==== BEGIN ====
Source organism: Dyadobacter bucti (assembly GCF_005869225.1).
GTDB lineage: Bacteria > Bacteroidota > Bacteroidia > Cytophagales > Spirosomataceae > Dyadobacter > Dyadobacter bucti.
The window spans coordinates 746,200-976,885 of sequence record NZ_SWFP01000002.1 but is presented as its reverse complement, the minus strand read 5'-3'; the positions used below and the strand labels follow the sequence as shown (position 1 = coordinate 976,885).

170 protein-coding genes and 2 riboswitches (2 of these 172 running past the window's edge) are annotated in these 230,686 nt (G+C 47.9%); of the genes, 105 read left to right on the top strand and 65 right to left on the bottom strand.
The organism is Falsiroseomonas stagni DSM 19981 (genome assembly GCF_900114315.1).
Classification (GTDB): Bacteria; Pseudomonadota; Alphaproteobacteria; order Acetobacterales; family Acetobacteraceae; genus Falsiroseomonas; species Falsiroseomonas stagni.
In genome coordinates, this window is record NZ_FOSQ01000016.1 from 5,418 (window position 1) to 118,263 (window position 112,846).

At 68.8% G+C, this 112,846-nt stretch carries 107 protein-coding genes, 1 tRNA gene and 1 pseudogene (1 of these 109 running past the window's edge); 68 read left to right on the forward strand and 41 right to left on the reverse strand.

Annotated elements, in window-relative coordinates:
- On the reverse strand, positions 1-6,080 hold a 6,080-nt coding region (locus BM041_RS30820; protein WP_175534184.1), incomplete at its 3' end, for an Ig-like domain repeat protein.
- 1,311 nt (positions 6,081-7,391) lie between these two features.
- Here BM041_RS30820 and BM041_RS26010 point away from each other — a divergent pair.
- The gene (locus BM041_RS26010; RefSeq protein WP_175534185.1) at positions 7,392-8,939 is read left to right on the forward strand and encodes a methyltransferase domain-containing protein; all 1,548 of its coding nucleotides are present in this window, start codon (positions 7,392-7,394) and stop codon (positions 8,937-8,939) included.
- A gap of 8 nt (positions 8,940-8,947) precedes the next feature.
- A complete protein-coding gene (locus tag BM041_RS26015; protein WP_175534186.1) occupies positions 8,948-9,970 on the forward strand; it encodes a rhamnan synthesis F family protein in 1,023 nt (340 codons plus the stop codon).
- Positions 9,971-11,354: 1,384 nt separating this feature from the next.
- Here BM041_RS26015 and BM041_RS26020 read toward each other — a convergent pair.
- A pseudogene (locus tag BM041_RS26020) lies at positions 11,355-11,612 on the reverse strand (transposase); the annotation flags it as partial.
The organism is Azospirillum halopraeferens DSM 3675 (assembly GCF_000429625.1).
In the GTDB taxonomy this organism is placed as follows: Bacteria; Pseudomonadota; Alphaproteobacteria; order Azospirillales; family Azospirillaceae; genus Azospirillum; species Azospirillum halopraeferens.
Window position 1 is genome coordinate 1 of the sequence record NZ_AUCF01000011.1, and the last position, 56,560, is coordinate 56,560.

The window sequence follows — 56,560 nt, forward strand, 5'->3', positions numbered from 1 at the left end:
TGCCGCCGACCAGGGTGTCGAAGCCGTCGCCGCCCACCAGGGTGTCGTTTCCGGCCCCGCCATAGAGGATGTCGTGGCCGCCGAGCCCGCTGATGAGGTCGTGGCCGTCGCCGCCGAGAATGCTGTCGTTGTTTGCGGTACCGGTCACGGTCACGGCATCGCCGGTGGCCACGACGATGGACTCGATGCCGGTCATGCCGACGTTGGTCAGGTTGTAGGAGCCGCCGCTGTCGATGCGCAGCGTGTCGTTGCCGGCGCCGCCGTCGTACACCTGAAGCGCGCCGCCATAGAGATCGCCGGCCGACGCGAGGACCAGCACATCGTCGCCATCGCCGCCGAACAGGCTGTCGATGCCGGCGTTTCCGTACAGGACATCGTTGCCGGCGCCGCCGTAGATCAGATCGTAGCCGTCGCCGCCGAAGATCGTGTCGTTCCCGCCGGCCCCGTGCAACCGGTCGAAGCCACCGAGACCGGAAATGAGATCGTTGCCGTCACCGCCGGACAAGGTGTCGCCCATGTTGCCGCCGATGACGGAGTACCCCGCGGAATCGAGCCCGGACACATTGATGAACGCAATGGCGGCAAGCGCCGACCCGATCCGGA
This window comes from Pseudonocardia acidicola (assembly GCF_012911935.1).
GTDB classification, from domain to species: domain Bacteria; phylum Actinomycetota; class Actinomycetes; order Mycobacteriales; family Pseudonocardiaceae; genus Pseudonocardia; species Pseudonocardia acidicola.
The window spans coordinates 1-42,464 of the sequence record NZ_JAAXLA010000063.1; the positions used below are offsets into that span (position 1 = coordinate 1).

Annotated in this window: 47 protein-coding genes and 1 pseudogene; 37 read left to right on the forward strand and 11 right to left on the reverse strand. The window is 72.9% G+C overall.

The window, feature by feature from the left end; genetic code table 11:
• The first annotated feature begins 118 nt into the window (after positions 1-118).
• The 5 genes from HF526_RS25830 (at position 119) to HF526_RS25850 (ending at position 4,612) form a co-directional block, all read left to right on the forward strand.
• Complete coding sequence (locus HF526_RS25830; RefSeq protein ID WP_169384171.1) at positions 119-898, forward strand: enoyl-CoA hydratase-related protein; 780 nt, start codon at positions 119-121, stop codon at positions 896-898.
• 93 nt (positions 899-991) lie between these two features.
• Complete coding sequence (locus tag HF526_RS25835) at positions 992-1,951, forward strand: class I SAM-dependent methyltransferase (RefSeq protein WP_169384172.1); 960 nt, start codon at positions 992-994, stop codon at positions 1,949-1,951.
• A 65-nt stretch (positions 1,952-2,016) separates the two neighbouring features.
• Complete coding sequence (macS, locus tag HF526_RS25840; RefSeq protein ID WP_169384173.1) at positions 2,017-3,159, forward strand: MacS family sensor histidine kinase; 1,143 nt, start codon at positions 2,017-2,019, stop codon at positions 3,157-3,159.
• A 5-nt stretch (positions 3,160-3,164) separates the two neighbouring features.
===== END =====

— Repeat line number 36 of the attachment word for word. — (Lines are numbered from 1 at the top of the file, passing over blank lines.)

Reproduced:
• A 5-nt stretch (positions 3,160-3,164) separates the two neighbouring features.